Surveys of the history of magic (and of witchcraft, although this item is decidedly not one of the latter) are thick on the ground, so with each new book, one can fairly ask what new or different elements it offers. The greatest strength of this book is its conceptual breadth. Beyond the standard medieval and early modern history of European magic and its repression, it offers (relatively) lengthy treatment of magic in post-Enlightenment Europe, including coverage of two topics almost never found in more "standard" surveys—stage magic and the modern academic treatment of magic. Covering so much ground in so short a space is a tall order, and the book's deficits inevitably stem from its constant compression of complicated topics and questionable choices regarding inclusion and exclusion.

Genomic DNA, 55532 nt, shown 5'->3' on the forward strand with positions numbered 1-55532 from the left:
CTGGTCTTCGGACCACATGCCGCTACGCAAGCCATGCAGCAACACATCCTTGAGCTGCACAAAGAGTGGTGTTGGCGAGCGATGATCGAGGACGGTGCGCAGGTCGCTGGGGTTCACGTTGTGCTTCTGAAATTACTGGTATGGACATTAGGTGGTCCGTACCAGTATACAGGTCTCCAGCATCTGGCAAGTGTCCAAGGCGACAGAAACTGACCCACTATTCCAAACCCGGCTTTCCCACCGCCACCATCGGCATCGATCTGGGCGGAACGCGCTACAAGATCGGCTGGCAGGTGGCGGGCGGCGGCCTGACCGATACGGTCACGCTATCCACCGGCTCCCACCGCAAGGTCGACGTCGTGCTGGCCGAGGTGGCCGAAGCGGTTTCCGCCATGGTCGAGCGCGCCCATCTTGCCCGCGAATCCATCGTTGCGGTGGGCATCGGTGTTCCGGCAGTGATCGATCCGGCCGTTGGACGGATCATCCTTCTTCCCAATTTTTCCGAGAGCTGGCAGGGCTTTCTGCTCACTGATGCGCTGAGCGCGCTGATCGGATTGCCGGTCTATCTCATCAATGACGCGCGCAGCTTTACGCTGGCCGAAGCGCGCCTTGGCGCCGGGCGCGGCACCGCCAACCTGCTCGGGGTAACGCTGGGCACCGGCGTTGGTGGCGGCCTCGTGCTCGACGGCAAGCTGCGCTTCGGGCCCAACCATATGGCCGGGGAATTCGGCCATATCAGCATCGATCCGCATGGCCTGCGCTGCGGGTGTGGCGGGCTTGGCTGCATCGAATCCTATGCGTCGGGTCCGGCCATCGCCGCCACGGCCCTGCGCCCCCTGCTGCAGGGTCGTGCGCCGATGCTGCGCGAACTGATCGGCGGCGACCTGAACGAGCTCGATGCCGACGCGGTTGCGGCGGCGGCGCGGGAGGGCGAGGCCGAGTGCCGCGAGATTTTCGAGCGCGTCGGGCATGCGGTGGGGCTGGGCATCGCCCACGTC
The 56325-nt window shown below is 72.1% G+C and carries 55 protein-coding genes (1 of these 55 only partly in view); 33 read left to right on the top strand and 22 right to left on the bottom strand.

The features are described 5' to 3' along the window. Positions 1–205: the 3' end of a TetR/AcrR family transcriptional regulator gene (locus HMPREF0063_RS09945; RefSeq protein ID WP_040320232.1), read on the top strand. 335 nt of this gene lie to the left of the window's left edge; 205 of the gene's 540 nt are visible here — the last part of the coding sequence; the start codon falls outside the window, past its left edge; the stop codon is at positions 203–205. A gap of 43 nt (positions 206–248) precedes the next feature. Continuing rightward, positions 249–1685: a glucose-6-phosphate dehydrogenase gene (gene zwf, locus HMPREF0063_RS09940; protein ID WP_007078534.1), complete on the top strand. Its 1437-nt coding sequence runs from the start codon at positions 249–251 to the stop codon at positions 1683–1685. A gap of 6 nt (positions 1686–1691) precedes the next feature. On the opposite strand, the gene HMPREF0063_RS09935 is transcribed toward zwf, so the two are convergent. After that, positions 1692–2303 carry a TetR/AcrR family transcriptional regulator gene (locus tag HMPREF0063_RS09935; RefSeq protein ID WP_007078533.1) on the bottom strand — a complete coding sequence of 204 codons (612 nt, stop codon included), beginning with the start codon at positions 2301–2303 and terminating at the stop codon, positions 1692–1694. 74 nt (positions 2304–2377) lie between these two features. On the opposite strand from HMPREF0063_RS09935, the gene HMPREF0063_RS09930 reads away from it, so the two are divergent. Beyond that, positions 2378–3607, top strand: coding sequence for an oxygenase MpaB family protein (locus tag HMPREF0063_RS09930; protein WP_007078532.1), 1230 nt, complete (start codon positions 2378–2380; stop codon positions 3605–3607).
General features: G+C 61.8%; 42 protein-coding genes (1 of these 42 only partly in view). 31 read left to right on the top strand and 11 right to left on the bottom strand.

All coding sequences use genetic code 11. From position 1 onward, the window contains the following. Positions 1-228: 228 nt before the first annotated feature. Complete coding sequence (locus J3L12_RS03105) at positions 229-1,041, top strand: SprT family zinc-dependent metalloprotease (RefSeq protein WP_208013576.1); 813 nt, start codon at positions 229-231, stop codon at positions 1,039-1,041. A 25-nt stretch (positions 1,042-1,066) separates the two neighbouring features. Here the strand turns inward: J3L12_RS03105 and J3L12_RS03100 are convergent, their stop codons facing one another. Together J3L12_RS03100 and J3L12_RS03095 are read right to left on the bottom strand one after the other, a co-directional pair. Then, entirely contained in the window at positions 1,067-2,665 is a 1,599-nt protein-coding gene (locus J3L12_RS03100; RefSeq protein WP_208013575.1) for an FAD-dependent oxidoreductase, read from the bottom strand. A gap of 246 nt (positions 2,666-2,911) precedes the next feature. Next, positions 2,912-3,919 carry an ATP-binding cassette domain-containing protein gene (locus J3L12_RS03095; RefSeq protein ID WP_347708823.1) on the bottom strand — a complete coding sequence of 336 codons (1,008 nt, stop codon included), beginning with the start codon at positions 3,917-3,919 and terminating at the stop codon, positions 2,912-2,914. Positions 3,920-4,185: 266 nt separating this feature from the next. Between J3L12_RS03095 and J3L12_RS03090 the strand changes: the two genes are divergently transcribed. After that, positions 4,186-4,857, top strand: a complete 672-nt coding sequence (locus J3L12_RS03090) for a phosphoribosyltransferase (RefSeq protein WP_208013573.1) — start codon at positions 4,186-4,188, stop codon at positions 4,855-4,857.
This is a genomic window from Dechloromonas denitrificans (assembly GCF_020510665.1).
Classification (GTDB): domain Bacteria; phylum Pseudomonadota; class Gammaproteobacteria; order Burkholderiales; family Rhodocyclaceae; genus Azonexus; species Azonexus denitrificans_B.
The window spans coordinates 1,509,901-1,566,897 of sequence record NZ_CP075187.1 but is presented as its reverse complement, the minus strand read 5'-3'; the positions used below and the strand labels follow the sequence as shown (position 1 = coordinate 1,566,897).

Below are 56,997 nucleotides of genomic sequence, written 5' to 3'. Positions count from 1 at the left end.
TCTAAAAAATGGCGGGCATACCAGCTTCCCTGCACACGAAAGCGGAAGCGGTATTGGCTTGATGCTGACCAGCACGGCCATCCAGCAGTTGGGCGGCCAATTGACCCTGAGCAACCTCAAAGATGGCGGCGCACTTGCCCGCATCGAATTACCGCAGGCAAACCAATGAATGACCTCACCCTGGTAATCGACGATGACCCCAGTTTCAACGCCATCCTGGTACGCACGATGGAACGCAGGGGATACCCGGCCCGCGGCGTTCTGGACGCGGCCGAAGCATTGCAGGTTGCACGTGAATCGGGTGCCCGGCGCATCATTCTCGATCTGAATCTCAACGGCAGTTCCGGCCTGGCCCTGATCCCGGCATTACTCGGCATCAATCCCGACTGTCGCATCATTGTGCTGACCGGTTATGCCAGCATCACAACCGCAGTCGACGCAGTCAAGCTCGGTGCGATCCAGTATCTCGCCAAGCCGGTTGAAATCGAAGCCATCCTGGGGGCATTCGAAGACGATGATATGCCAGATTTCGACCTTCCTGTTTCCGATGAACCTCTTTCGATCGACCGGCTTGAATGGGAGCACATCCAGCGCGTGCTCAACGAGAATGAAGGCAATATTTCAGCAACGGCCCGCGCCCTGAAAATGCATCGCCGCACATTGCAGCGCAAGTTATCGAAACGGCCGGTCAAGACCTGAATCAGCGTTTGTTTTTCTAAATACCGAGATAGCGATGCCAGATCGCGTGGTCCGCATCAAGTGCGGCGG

Available at: http://works.bepress.com/michael_bailey/34/